Tesla’s Full Self-Driving suite faces yet another critic in Ralph Nader, an Independent political activist who ran for President on four occasions.
Nader released a statement on Wednesday, calling for federal regulators to “act immediately to prevent the growing deaths and injuries from Tesla manslaughtering crashes with this technology.”
“Tesla’s major deployment of so-called Full Self-Driving (FSD) technology is one of the most dangerous and irresponsible actions by a car company in decades,” the statement said. “Tesla should have never put this technology in its vehicles. Now over 100,000 Tesla owners are currently using technology that research shows malfunctions every eight minutes.”
Ralph Nader is calling on NHTSA to recall Tesla’s “Full Self-Driving” feature, calling it “one of the most dangerous and irresponsible actions by a car company in decades” pic.twitter.com/vzBNVhkfIk
— Andrew J. Hawkins 🚇🚌🚲🛴 (@andyjayhawk) August 10, 2022
Teslarati reached out to Nader for clarification or access to this study but did not receive an immediate response.
Tesla’s Full Self-Driving suite has come under fire by numerous agencies in the past, including criticism from the California Department of Motor Vehicles.
On July 28, the State’s DMV said that both Tesla’s Autopilot and Full Self-Driving suites were falsely advertised. “Instead of simply identifying product or brand names, these ‘Autopilot’ and ‘Full Self-Driving Capability’ labels and descriptions represent that vehicles equipped with the ADAS features will operate as an autonomous vehicle, but vehicles equipped with those ADAS features could not at the time of those advertisements, and cannot now, operate as autonomous vehicles,” the DMV said in the filings.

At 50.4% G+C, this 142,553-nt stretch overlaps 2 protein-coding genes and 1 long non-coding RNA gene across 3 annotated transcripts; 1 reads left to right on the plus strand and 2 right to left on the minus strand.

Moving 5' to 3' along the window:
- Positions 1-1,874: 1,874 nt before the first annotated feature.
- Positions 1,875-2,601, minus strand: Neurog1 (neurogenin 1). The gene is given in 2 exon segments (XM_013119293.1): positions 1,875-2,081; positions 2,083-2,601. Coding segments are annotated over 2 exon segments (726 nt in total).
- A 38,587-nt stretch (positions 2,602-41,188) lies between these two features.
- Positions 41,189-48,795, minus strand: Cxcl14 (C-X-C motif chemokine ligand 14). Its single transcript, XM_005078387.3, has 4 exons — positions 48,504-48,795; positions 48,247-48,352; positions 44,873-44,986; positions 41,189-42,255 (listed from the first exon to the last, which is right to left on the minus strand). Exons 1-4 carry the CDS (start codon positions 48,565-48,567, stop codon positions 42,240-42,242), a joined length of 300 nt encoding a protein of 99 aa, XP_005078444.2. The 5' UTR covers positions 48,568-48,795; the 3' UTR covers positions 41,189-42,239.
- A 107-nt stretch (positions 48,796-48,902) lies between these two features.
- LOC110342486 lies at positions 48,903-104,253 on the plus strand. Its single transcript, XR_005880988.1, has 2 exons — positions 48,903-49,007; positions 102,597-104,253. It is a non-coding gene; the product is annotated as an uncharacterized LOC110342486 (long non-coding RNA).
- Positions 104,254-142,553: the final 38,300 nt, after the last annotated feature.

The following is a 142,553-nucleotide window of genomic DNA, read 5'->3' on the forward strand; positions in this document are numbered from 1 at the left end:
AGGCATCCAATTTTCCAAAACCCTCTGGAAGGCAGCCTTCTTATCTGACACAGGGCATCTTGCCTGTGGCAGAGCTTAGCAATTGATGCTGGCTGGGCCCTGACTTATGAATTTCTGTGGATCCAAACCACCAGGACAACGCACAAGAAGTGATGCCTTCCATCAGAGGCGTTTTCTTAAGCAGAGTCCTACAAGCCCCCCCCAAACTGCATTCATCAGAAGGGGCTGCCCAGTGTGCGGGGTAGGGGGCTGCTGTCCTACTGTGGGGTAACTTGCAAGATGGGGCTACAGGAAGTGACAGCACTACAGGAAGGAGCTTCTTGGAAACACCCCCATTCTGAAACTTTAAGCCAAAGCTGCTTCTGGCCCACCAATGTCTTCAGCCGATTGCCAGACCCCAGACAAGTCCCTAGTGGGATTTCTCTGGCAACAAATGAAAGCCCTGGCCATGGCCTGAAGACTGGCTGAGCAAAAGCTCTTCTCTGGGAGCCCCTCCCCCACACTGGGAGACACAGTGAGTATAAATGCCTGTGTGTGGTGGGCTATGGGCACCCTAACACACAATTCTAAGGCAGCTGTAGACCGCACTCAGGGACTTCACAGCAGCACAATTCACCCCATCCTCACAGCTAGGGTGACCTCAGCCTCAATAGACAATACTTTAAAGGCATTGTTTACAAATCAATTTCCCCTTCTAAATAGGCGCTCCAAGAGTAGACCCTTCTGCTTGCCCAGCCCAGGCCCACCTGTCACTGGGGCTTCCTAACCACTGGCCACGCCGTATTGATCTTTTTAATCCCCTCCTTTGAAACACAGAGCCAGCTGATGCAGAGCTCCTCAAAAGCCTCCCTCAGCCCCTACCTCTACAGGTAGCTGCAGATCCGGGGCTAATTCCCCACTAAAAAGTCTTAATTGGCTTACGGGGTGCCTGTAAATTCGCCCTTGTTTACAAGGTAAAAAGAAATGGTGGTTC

Tesla has fifteen days to respond to the DMV.
Nader supports the abolishment of Tesla’s FSD suite, according to his statement, which reads:
“NHTSA must use its safety recall authority to order that the FSD technology be removed in every Tesla.”
Incidents involving Teslas usually incite the idea from some media that Autopilot or FSD were involved due to the irresponsible nature of use by drivers who do not follow Tesla’s explicit directions for use or a basic misinterpretation of the vehicle’s capabilities. The company maintains that drivers must keep their hands on the wheel and eyes on the road, remaining vigilant in case a takeover is needed.
On the Autopilot and Full Self-Driving section of its website under Frequently Asked Questions, Tesla responds to, “Do I still need to pay attention while using Autopilot?:”
“Yes. Autopilot is a hands-on driver assistance system that is intended to be used only with a fully attentive driver. It does not turn a Tesla into a self-driving car nor does it make a car autonomous.
Before enabling Autopilot, you must agree to “keep your hands on the steering wheel at all times” and to always “maintain control and responsibility for your car.” Once engaged, Autopilot will also deliver an escalating series of visual and audio warnings, reminding you to place your hands on the wheel if insufficient torque is applied. If you repeatedly ignore these warnings, you will be locked out from using Autopilot during that trip.
You can override any of Autopilot’s features at any time by steering, applying the brakes, or using the cruise control stalk to deactivate.”
Tesla has never said its vehicles are capable of fully-autonomous driving, which would allow the operator to fall asleep or play video games while the car is in operation. No automaker has accomplished this feat yet, although several startups are coming close. Cruise, a GM self-driving unit, received the first-ever permit to give driverless rides in a portion of the San Francisco Bay Area.
Nader ended his statement with:
“Together, we need to send an urgent message to the casualty-minded regulators that Americans must not be test dummies for a powerful, high-profile corporation and its celebrity CEO. No one is above the laws of manslaughter.”
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